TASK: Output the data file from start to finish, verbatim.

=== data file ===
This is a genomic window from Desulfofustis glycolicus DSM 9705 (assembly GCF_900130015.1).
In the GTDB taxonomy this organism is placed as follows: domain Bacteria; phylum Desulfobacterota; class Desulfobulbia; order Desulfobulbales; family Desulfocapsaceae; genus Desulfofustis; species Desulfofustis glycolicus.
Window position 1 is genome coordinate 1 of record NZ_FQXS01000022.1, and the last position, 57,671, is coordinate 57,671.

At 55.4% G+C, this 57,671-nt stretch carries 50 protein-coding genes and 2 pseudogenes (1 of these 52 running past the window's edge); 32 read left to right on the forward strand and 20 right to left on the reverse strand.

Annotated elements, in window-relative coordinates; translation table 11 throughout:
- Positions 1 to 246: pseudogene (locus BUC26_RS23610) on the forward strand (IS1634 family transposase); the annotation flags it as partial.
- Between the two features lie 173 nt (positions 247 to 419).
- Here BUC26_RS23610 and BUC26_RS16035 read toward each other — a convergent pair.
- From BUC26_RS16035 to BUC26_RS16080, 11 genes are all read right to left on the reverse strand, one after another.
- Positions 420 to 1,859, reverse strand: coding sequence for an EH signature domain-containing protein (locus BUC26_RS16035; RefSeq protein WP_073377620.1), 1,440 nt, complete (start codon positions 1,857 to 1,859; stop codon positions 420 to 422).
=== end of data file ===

This is a genomic window from Desulfofustis glycolicus DSM 9705 (assembly GCF_900130015.1).
In the GTDB taxonomy this organism is placed as follows: domain Bacteria; phylum Desulfobacterota; class Desulfobulbia; order Desulfobulbales; family Desulfocapsaceae; genus Desulfofustis; species Desulfofustis glycolicus.
Window position 1 is genome coordinate 1 of record NZ_FQXS01000022.1, and the last position, 57,671, is coordinate 57,671.

At 55.4% G+C, this 57,671-nt stretch carries 50 protein-coding genes and 2 pseudogenes (1 of these 52 running past the window's edge); 32 read left to right on the forward strand and 20 right to left on the reverse strand.

Annotated elements, in window-relative coordinates; translation table 11 throughout:
- Positions 1 to 246: pseudogene (locus BUC26_RS23610) on the forward strand (IS1634 family transposase); the annotation flags it as partial.
- Between the two features lie 173 nt (positions 247 to 419).
- Here BUC26_RS23610 and BUC26_RS16035 read toward each other — a convergent pair.
- From BUC26_RS16035 to BUC26_RS16080, 11 genes are all read right to left on the reverse strand, one after another.
- Positions 420 to 1,859, reverse strand: coding sequence for an EH signature domain-containing protein (locus BUC26_RS16035; RefSeq protein WP_073377620.1), 1,440 nt, complete (start codon positions 1,857 to 1,859; stop codon positions 420 to 422).